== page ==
Instead, I am going to capture and maintain your interest by talking about how cool it is to be part of an industry that a recent survey says actually saves companies money. The staffing industry has historically not always been associated with the most positive press and we have, indeed, been the victim of a few bad apples on more than one occasion. Hiring trends over the past year have made it a true challenge to be in the Indianapolis staffing industry, but those of us who kept the seat belt on (and it was pretty tight, let me tell you) and made it through the rough ride, it is nice to come out on the other end with a little bit of positive news about this business we love so much.
I recently reviewed a study published by Staffing Industry Analysts that indicates the following Key Findings:
- There is near unanimous agreement among contingent staffing buyers that the use of contingent labor saves money—92% reported so.
Now, this is not a cool industry to be in only because there is current good news from the economics of working with our company. The fact that during a time when each and every day people who are still feeling the sting of 2009, looking for work, trying to find their way back to where they were both personally and financially a year ago, we make job matches every day and that is pretty cool. Every interview, introduction and placement – be it temporary or direct hire – that we make, means a difference in a person’s life; and don’t think that a day goes by that we do not recognize that fact.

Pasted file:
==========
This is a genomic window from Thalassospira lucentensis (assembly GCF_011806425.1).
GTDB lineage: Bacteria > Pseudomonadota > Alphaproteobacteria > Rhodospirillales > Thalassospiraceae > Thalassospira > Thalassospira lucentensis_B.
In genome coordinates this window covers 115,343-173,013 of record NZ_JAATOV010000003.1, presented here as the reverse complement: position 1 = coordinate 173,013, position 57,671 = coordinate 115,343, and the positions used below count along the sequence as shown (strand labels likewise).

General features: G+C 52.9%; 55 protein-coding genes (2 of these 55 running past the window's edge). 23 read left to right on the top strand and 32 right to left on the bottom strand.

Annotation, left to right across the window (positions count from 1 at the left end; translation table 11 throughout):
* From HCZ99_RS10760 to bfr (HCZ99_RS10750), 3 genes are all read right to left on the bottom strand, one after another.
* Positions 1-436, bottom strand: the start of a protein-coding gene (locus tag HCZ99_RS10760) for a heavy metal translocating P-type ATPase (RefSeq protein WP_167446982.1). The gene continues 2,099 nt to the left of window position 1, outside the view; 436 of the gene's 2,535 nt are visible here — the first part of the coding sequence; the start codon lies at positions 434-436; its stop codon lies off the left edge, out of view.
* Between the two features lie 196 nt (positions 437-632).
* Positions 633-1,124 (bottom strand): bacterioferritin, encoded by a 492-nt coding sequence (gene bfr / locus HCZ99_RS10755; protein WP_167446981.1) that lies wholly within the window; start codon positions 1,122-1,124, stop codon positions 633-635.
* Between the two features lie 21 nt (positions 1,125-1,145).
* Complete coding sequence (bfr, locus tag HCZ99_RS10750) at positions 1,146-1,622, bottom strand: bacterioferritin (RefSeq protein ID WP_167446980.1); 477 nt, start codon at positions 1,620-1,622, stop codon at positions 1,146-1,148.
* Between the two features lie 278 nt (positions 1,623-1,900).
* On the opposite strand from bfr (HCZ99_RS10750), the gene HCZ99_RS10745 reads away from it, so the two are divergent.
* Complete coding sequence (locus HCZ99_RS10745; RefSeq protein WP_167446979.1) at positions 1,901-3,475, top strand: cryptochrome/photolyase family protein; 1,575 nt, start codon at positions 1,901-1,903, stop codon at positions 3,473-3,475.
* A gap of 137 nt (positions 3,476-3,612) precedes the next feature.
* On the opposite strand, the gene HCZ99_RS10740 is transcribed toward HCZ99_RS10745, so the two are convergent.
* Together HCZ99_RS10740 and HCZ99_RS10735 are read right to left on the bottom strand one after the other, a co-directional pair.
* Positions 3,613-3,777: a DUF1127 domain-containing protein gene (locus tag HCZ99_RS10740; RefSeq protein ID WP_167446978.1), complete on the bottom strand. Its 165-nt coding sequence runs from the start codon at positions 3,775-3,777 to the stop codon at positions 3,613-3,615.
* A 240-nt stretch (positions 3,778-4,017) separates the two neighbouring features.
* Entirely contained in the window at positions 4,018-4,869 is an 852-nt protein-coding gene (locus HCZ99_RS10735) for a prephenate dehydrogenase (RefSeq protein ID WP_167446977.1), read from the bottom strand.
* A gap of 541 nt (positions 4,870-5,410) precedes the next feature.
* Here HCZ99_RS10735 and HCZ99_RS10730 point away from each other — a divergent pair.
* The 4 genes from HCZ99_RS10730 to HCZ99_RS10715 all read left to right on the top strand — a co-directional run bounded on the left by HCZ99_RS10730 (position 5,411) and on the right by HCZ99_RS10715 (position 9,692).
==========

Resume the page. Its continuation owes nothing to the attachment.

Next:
Sure, commerce is for profit, we are all here to make a living and without making money our doors would have closed as they did for many less fortunate Indianapolis staffing companies last year. I challenge you to ask anyone who has been in this crazy business for as long as I have what their top three reasons are for staying in this industry and money will not rank in the top three…maybe four, but not in the top three.
Some of the press is confusing (imagine that) and we are not sure how to feel. One article in the New York Times states a positive correlation between increased temp usage and impending increases in hiring trends. The next week we are looking at this data not necessarily meaning what we thought it did, as stated in this Forbes article that does not see the increase in full time hiring following the growth of temporary hiring anytime soon.
As I stated in an earlier blog post, you need to "stop where you are, consider the information at hand and sort through what is relevant to your own personal situation and you do your very best to use it effectively". Right now, I am going to use the good news circulating about our industry to post blogs such as this one to spread the word.